If it’s a remodel you are working towards, a good way to start is by assessing the present kitchen triangle and its shortcomings. Measure it through and see if it serves its purpose. Each kitchen layout and size will call for a different triangle, but it is key that nothing intersects or protrudes and the lines remain clear and accessible from all sides. Even a trash can or breakfast island and stools can be a major obstruction even if they are slightly out of place.
Look at the Golden Triangle as less of a rule and more of a guide or suggestion. Feel free to make changes, especially in a way to suit the space you are working with. In fact, many studio apartments have kitchens set up on single walls, making triangles impossible and yet making accessibility and measurements key.
Outside of the triangle or its semblance, a few simple pointers of putting the dishwasher next to the sink, cooktop utensils close to the stove and serving dishes and cutlery closer to the table can create a balance between tasks. Splitting the actual cooking from the serving and consequent clean up can help declutter the space.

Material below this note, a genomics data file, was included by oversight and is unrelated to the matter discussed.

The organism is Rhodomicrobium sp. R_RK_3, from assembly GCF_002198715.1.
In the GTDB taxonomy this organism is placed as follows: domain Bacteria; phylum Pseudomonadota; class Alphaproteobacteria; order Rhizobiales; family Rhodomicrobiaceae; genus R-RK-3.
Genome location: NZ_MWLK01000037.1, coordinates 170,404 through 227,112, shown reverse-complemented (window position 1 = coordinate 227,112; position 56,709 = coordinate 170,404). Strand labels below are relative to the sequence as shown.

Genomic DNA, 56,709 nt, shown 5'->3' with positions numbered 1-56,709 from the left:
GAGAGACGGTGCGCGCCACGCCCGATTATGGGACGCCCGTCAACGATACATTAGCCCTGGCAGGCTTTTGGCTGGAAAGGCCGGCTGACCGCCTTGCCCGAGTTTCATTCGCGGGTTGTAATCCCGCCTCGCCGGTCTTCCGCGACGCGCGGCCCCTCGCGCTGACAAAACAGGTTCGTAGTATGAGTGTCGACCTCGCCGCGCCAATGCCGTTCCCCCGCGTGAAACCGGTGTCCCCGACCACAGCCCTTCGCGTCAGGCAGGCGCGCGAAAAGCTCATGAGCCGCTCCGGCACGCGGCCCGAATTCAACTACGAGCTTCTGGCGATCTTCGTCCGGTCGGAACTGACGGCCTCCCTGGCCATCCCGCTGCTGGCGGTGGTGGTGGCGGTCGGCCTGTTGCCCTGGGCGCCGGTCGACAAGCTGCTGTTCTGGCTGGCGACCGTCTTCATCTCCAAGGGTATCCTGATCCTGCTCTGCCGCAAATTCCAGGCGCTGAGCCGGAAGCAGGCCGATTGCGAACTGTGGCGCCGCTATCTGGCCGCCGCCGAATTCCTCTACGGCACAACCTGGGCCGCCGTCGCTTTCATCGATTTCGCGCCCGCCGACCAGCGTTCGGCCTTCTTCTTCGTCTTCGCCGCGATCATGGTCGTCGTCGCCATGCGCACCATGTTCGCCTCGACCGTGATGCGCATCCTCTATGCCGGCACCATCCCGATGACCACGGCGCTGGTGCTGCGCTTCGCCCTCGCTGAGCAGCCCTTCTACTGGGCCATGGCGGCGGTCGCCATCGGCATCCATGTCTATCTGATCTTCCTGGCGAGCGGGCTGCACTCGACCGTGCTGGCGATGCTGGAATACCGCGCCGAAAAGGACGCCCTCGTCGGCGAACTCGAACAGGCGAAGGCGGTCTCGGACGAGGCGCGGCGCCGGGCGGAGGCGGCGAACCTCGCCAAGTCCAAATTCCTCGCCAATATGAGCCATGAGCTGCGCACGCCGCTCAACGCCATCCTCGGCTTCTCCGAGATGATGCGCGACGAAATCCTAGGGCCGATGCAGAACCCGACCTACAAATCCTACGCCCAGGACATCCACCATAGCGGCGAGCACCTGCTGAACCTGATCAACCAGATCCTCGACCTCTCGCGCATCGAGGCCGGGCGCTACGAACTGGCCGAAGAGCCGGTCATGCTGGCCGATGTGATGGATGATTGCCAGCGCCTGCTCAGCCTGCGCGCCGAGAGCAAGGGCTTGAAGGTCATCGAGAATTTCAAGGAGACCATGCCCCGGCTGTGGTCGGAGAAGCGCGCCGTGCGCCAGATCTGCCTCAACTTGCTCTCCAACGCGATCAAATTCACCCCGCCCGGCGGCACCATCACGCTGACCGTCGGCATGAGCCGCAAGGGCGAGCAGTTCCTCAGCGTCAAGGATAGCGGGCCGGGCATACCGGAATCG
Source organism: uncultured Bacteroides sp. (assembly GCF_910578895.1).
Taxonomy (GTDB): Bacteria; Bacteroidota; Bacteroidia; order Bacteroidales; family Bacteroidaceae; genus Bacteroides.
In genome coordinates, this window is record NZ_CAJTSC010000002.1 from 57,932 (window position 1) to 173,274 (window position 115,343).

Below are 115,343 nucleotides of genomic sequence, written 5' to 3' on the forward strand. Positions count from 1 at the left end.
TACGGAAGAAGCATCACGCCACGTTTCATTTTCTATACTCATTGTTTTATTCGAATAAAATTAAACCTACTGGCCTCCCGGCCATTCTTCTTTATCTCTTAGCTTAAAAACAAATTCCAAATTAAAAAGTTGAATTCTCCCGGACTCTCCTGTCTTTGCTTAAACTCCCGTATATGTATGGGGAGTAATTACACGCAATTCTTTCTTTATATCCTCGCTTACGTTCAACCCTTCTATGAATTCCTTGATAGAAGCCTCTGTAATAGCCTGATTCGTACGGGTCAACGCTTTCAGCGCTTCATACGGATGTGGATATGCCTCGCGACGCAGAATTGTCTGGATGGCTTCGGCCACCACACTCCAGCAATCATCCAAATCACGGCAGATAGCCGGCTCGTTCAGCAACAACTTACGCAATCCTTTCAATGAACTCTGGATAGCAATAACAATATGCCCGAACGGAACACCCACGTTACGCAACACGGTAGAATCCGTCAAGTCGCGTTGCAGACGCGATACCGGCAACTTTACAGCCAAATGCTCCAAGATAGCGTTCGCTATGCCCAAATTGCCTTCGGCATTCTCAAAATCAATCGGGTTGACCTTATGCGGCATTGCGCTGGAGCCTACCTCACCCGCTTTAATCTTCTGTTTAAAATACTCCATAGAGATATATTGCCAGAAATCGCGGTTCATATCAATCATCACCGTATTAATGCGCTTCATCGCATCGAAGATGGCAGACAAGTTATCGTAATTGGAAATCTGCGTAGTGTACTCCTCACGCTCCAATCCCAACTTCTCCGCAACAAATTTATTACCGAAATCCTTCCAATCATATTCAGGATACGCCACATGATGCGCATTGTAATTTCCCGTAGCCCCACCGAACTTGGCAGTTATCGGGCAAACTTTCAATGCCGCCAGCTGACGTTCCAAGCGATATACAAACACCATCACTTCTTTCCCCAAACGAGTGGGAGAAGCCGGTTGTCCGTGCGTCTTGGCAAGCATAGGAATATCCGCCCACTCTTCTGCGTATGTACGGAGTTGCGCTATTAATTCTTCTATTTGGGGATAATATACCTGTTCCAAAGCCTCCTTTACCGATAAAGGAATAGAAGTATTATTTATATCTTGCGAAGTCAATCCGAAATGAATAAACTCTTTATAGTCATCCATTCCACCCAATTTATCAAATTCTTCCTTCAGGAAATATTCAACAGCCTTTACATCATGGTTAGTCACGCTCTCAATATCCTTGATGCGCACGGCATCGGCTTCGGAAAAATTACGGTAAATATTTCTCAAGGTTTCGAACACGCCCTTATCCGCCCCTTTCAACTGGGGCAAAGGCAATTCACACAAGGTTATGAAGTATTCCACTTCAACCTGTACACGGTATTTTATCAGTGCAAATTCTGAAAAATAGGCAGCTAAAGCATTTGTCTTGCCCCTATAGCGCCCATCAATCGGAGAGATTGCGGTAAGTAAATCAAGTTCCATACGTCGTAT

Besides the efficiency of usage, safety plays a large part in how a kitchen is designed as well. Regulations have been set down regarding minimal requirements for distances between cooktops, ovens and sinks, as well as for ventilation and windows and where they should be placed.
The stove and oven have to be placed at a distance of at least 2 feet from the sink, with a distance of 2 feet 6 inches above it for ventilation. Ideally, the main door and cabinet doors shouldn’t open onto the cooktop either.
As a precaution for fire, a chimney above a cooktop is great but a window can be counterproductive. Air blowing in can extinguish the existing flame and cause an unidentified gas leak, as well as blow a large flame and cause other objects to catch fire.
As an extension to your renovation plans, a kitchen’s functionality depends on its appliances to a great extent. That being said, maintenance of appliances can be a hard thing to keep track off, and the prices do tend to increase with time.
Whether you plan on retaining old appliances or purchasing new ones, a Home Warranty as an extension to the existing warranty of the appliances is a good idea. While insurance covers unforeseen circumstances, Home Warranty looks at daily wear and tear of systems and appliances of the house, allowing you to claim repairs and replacements when required. In fact, most companies provide you with repairmen as well, cutting your involvement to a very small percentage both in terms of time and expenditure.
If you aren’t sure about investing in a warranty, HomeWarrantyReviews.com gives you access to a simple Home Maintenance Calculator. Feed in information about your home and in under a minute you’ll have estimates of maintenance costs down the years with and without a Home Warranty in place.
Tags:Golden Rule, home warranty, Kitchen Renovation